Irish President Michael Higgins wins second term

Incumbent Irish President Michael D Higgins and his wife Sabina cast their votes at the polling station in Pheonix Park, Dublin, Ireland, Friday Oct. 26, 2018. Six candidates are competing for the ceremonial post of President, with more than 3.2 million people entitled to vote and the results expected over the coming weekend. (Niall Carson/PA via AP)

LONDON (AP) — Michael Higgins handily won a second term as Ireland’s president Saturday, capturing every constituency in an election that was marked by low turnout.

The 77-year-old Higgins received 55.8 percent of the vote in Friday’s vote, which was contested by six candidates. The vote share was just below the record 56.3 percent received by longtime independence leader Eamon de Valera in a two-way contest in 1959.

The Irish Independent newspaper estimated that turnout was less than 45 percent, the lowest ever for a presidential election.

“The presidency belongs not only to any one person but to the people of Ireland,” Higgins said after arriving at Dublin Castle with his wife Sabina. “I will be a president for all the people, for those who voted for me and those who did not.”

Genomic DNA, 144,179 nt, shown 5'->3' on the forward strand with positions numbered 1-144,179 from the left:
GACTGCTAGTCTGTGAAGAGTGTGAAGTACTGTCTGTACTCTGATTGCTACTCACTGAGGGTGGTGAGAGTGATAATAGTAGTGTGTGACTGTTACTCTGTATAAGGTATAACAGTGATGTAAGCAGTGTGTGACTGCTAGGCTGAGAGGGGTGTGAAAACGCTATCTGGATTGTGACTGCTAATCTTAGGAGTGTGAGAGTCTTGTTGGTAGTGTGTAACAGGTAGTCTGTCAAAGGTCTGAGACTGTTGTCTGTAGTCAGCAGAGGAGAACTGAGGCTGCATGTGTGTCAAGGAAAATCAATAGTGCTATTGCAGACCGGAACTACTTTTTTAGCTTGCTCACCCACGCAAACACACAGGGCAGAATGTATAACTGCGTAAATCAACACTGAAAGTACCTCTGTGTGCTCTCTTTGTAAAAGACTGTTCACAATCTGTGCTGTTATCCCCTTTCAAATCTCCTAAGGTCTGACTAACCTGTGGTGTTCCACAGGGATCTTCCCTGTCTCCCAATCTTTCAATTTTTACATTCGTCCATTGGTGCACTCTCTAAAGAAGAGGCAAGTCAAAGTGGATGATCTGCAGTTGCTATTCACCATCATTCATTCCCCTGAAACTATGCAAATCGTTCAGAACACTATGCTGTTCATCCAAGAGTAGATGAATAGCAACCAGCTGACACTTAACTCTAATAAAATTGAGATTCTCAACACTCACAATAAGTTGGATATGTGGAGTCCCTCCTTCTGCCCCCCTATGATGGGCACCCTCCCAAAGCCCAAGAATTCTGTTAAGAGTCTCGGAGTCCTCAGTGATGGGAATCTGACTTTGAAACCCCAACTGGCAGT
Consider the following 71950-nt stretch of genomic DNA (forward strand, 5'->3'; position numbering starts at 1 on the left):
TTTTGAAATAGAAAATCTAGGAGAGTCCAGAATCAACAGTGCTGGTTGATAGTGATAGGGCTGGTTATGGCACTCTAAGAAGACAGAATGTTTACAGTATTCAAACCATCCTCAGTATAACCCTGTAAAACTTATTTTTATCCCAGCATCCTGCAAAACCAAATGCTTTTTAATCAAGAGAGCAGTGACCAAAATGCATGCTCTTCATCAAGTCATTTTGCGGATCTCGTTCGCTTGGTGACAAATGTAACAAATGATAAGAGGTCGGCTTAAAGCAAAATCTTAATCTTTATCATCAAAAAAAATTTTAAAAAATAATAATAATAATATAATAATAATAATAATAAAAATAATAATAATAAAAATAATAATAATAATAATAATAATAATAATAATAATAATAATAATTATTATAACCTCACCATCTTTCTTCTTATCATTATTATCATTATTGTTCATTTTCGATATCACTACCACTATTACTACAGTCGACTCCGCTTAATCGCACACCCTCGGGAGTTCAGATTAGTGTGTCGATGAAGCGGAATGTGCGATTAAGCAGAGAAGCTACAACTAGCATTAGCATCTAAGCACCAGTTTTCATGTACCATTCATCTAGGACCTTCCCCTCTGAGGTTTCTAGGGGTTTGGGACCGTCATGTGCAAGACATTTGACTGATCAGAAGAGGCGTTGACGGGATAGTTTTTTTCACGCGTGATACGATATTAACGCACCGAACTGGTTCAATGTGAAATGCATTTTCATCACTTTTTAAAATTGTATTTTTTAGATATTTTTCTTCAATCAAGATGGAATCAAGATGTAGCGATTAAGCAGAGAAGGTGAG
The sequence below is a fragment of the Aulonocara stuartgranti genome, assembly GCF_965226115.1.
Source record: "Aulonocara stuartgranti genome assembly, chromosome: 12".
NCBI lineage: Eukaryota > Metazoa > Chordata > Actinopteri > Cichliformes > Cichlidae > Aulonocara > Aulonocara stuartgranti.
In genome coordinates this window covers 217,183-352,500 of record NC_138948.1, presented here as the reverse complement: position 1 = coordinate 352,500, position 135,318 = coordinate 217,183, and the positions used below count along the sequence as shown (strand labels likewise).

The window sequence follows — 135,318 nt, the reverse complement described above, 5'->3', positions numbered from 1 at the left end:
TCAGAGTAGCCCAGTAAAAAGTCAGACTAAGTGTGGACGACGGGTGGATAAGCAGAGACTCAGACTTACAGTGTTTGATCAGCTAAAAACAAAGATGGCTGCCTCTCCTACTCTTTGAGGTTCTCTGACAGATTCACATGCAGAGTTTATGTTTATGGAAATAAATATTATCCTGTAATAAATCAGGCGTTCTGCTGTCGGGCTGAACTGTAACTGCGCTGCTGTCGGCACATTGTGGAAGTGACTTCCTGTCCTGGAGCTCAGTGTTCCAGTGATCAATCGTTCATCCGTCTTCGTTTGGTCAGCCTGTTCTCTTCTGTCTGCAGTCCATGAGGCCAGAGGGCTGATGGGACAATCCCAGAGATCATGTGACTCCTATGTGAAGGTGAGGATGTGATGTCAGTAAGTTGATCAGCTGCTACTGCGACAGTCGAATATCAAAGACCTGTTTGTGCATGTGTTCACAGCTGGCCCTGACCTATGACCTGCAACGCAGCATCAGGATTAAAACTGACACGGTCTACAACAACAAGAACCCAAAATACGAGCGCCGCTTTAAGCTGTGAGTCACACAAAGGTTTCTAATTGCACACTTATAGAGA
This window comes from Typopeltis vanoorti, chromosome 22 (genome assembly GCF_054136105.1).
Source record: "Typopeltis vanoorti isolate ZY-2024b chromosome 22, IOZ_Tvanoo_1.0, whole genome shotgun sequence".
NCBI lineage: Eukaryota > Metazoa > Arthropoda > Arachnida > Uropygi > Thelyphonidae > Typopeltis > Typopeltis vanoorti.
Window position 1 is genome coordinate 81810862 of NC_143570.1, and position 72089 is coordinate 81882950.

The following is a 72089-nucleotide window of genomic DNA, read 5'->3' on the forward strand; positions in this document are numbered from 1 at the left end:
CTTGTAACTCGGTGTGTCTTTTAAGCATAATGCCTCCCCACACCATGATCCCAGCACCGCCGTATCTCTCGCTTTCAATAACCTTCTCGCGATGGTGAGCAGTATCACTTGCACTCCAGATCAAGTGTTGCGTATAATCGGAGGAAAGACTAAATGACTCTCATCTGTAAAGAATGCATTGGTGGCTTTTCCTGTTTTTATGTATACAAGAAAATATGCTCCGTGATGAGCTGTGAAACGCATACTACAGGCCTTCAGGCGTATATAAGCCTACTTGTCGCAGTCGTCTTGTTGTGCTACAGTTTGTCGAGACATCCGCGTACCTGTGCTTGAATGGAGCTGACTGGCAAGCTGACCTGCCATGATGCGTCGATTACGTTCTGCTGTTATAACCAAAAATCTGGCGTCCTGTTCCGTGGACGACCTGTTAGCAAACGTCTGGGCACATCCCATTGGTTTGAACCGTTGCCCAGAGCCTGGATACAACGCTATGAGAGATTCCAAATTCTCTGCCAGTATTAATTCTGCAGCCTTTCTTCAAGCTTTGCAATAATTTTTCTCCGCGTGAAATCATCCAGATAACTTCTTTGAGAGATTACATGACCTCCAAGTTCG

Voters also overwhelmingly backed removing the offence of blasphemy from the Irish constitution. It was the latest in a series of measures that have seen the overwhelmingly Roman Catholic country step back from the religion’s influence over government.

The vote was controversial only in the second-place finish of businessman Peter Casey, who won 23.3 percent of the vote after making critical comments about the Traveller community, a traditionally itinerant ethnic group, and asserting that Ireland has a culture of welfare dependency.

Casey’s support had been as low as 1 percent before the comments but surged after. Casey said he was advocating for “middle Ireland,” people who are struggling to pay bills and get on the housing ladder.

“The real reason I got a bump in the polls is because I spoke out and said middle Ireland,” Casey said. “They are the people who are hurting, they are the people who got nothing out of the last budget and they are the ones who are paying all the bills.”

Ireland’s president is head of state, but his job is largely ceremonial in the parliamentary democracy led by Prime Minister Leo Varadkar.

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